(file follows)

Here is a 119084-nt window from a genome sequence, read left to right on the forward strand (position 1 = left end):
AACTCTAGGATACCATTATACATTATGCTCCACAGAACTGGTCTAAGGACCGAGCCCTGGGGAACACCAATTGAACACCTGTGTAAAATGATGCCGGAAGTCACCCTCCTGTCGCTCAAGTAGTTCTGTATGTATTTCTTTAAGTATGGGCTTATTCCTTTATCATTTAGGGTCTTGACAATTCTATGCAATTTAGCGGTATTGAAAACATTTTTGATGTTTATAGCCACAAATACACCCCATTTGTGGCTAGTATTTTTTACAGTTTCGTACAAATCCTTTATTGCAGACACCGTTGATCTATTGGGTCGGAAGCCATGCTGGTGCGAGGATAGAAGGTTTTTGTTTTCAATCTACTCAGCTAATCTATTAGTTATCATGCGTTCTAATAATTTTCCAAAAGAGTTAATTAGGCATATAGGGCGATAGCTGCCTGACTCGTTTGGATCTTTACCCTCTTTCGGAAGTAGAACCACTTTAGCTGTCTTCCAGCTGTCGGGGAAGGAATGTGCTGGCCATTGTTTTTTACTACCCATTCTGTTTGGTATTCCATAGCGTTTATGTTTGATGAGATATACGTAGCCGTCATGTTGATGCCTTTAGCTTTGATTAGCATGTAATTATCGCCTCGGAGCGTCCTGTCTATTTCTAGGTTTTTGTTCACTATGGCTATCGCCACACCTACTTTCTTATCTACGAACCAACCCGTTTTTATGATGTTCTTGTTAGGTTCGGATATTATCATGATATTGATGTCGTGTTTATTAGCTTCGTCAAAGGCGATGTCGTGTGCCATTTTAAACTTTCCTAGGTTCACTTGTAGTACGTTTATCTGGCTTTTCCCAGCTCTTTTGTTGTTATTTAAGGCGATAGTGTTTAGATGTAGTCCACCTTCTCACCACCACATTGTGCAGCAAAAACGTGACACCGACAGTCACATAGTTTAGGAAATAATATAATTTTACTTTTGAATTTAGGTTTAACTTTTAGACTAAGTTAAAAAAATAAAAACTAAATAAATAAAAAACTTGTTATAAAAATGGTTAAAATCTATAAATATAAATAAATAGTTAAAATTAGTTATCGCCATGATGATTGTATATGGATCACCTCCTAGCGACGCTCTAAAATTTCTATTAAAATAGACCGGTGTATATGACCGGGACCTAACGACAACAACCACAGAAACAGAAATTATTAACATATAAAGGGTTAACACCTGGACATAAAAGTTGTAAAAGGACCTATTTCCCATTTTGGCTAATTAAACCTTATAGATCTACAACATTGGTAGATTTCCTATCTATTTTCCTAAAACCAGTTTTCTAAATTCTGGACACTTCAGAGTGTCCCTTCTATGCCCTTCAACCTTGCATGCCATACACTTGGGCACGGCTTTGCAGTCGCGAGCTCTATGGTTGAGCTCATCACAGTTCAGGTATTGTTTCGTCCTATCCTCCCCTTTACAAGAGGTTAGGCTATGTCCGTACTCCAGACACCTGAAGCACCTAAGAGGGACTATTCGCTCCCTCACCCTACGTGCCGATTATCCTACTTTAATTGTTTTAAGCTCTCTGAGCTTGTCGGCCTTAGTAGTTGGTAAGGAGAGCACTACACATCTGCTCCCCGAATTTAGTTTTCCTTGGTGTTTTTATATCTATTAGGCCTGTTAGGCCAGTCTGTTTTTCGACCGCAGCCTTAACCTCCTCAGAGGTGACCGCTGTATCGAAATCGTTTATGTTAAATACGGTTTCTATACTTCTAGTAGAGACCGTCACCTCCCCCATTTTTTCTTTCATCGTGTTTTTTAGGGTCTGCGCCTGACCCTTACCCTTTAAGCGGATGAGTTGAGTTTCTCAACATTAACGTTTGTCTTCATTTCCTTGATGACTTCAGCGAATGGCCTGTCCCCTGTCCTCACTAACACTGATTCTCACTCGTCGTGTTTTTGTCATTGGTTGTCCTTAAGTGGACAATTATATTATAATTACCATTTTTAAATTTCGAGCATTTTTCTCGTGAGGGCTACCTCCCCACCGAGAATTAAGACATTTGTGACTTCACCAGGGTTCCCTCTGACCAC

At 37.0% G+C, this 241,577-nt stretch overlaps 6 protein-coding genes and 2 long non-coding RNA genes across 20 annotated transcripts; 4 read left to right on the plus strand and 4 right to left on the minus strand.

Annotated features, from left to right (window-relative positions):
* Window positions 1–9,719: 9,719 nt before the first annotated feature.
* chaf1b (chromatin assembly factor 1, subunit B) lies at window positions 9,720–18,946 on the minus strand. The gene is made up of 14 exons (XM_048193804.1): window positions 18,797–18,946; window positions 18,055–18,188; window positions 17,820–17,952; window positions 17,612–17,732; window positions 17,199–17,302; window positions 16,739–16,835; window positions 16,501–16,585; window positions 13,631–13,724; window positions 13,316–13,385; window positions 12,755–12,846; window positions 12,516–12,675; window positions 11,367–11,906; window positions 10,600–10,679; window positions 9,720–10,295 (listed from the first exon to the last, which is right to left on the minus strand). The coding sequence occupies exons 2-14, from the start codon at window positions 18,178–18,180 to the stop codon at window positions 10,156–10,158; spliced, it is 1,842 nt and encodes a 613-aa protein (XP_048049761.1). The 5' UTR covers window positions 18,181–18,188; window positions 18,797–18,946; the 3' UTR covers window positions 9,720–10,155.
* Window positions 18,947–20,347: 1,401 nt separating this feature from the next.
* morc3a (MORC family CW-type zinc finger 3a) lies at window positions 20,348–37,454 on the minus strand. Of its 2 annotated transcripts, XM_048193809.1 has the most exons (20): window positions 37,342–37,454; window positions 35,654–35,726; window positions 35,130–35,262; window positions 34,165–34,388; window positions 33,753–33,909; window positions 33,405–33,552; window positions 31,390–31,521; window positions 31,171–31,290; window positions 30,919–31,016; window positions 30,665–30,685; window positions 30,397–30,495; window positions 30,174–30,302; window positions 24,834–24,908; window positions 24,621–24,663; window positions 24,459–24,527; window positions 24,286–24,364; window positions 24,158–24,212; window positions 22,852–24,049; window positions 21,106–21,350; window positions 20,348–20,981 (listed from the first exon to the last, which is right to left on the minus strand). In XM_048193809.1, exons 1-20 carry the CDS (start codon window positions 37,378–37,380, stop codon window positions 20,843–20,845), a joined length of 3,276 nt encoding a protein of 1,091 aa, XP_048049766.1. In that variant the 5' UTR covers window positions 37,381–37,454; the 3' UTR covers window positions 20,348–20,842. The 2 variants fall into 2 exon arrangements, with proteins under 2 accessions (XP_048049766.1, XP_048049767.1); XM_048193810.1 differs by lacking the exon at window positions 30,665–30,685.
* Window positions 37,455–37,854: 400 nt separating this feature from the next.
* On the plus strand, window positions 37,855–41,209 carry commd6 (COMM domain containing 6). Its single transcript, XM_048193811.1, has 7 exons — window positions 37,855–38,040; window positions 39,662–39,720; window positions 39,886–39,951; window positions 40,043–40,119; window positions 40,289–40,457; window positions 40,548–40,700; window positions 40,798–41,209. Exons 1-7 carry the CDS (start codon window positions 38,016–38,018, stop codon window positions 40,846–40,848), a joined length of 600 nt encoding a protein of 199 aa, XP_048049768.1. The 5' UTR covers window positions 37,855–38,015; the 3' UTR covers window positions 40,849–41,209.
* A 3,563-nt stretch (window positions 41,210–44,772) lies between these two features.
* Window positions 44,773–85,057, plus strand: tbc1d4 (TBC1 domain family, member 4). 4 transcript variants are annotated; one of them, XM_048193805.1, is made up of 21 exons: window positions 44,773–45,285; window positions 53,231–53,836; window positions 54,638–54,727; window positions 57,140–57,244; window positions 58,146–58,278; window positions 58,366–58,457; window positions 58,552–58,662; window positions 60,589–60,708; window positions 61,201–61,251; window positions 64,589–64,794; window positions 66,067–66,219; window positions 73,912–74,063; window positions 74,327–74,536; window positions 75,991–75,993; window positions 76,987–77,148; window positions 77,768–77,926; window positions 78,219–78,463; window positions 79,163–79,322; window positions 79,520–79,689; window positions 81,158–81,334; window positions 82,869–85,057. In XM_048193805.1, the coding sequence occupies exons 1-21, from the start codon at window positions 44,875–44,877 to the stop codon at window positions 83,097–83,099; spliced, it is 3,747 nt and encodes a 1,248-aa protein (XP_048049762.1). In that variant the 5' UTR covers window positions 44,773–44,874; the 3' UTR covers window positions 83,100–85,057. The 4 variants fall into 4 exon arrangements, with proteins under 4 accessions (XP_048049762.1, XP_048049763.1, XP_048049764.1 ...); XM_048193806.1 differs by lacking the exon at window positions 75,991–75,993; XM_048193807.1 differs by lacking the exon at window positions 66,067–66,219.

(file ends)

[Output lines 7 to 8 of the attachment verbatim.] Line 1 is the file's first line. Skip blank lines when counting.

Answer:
* Window positions 18,947–20,347: 1,401 nt separating this feature from the next.
* morc3a (MORC family CW-type zinc finger 3a) lies at window positions 20,348–37,454 on the minus strand. Of its 2 annotated transcripts, XM_048193809.1 has the most exons (20): window positions 37,342–37,454; window positions 35,654–35,726; window positions 35,130–35,262; window positions 34,165–34,388; window positions 33,753–33,909; window positions 33,405–33,552; window positions 31,390–31,521; window positions 31,171–31,290; window positions 30,919–31,016; window positions 30,665–30,685; window positions 30,397–30,495; window positions 30,174–30,302; window positions 24,834–24,908; window positions 24,621–24,663; window positions 24,459–24,527; window positions 24,286–24,364; window positions 24,158–24,212; window positions 22,852–24,049; window positions 21,106–21,350; window positions 20,348–20,981 (listed from the first exon to the last, which is right to left on the minus strand). In XM_048193809.1, exons 1-20 carry the CDS (start codon window positions 37,378–37,380, stop codon window positions 20,843–20,845), a joined length of 3,276 nt encoding a protein of 1,091 aa, XP_048049766.1. In that variant the 5' UTR covers window positions 37,381–37,454; the 3' UTR covers window positions 20,348–20,842. The 2 variants fall into 2 exon arrangements, with proteins under 2 accessions (XP_048049766.1, XP_048049767.1); XM_048193810.1 differs by lacking the exon at window positions 30,665–30,685.